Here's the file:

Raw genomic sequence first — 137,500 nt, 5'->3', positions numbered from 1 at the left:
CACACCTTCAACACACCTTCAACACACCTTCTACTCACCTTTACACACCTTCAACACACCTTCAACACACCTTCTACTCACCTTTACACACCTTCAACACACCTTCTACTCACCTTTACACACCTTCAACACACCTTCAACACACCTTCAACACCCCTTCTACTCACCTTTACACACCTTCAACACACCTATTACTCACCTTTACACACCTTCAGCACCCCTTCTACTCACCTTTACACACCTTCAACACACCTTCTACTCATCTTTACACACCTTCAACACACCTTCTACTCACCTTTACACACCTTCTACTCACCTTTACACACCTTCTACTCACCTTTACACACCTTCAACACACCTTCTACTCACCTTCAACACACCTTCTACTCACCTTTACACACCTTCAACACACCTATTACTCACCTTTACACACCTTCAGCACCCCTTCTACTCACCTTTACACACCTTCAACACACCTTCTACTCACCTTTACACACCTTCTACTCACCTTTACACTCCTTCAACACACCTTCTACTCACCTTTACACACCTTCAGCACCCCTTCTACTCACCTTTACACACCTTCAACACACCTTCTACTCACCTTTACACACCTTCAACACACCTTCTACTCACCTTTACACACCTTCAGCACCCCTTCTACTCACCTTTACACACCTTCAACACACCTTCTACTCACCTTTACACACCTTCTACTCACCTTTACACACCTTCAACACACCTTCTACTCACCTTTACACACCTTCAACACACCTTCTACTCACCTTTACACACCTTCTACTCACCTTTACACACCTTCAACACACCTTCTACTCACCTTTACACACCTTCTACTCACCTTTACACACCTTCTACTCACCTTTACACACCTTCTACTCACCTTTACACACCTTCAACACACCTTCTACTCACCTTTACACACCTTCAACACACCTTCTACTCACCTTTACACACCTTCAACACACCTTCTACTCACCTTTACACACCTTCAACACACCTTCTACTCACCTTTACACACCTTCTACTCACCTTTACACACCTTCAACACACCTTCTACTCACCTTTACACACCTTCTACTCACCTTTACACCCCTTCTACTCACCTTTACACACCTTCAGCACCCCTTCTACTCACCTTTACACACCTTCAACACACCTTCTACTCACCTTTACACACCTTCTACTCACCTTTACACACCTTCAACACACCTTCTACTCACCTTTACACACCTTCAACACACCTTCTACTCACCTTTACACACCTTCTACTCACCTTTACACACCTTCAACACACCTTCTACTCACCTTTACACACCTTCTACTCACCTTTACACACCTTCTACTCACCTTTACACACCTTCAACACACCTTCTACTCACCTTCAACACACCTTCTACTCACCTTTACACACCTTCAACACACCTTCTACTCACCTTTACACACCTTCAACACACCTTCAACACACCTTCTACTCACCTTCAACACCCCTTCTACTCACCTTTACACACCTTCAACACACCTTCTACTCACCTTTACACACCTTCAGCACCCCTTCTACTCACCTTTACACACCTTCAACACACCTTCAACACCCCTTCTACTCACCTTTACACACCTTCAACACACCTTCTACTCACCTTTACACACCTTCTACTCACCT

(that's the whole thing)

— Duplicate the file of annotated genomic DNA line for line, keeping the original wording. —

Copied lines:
Raw genomic sequence first — 137,500 nt, 5'->3', positions numbered from 1 at the left:
CACACCTTCAACACACCTTCAACACACCTTCTACTCACCTTTACACACCTTCAACACACCTTCAACACACCTTCTACTCACCTTTACACACCTTCAACACACCTTCTACTCACCTTTACACACCTTCAACACACCTTCAACACACCTTCAACACCCCTTCTACTCACCTTTACACACCTTCAACACACCTATTACTCACCTTTACACACCTTCAGCACCCCTTCTACTCACCTTTACACACCTTCAACACACCTTCTACTCATCTTTACACACCTTCAACACACCTTCTACTCACCTTTACACACCTTCTACTCACCTTTACACACCTTCTACTCACCTTTACACACCTTCAACACACCTTCTACTCACCTTCAACACACCTTCTACTCACCTTTACACACCTTCAACACACCTATTACTCACCTTTACACACCTTCAGCACCCCTTCTACTCACCTTTACACACCTTCAACACACCTTCTACTCACCTTTACACACCTTCTACTCACCTTTACACTCCTTCAACACACCTTCTACTCACCTTTACACACCTTCAGCACCCCTTCTACTCACCTTTACACACCTTCAACACACCTTCTACTCACCTTTACACACCTTCAACACACCTTCTACTCACCTTTACACACCTTCAGCACCCCTTCTACTCACCTTTACACACCTTCAACACACCTTCTACTCACCTTTACACACCTTCTACTCACCTTTACACACCTTCAACACACCTTCTACTCACCTTTACACACCTTCAACACACCTTCTACTCACCTTTACACACCTTCTACTCACCTTTACACACCTTCAACACACCTTCTACTCACCTTTACACACCTTCTACTCACCTTTACACACCTTCTACTCACCTTTACACACCTTCTACTCACCTTTACACACCTTCAACACACCTTCTACTCACCTTTACACACCTTCAACACACCTTCTACTCACCTTTACACACCTTCAACACACCTTCTACTCACCTTTACACACCTTCAACACACCTTCTACTCACCTTTACACACCTTCTACTCACCTTTACACACCTTCAACACACCTTCTACTCACCTTTACACACCTTCTACTCACCTTTACACCCCTTCTACTCACCTTTACACACCTTCAGCACCCCTTCTACTCACCTTTACACACCTTCAACACACCTTCTACTCACCTTTACACACCTTCTACTCACCTTTACACACCTTCAACACACCTTCTACTCACCTTTACACACCTTCAACACACCTTCTACTCACCTTTACACACCTTCTACTCACCTTTACACACCTTCAACACACCTTCTACTCACCTTTACACACCTTCTACTCACCTTTACACACCTTCTACTCACCTTTACACACCTTCAACACACCTTCTACTCACCTTCAACACACCTTCTACTCACCTTTACACACCTTCAACACACCTTCTACTCACCTTTACACACCTTCAACACACCTTCAACACACCTTCTACTCACCTTCAACACCCCTTCTACTCACCTTTACACACCTTCAACACACCTTCTACTCACCTTTACACACCTTCAGCACCCCTTCTACTCACCTTTACACACCTTCAACACACCTTCAACACCCCTTCTACTCACCTTTACACACCTTCAACACACCTTCTACTCACCTTTACACACCTTCTACTCACCT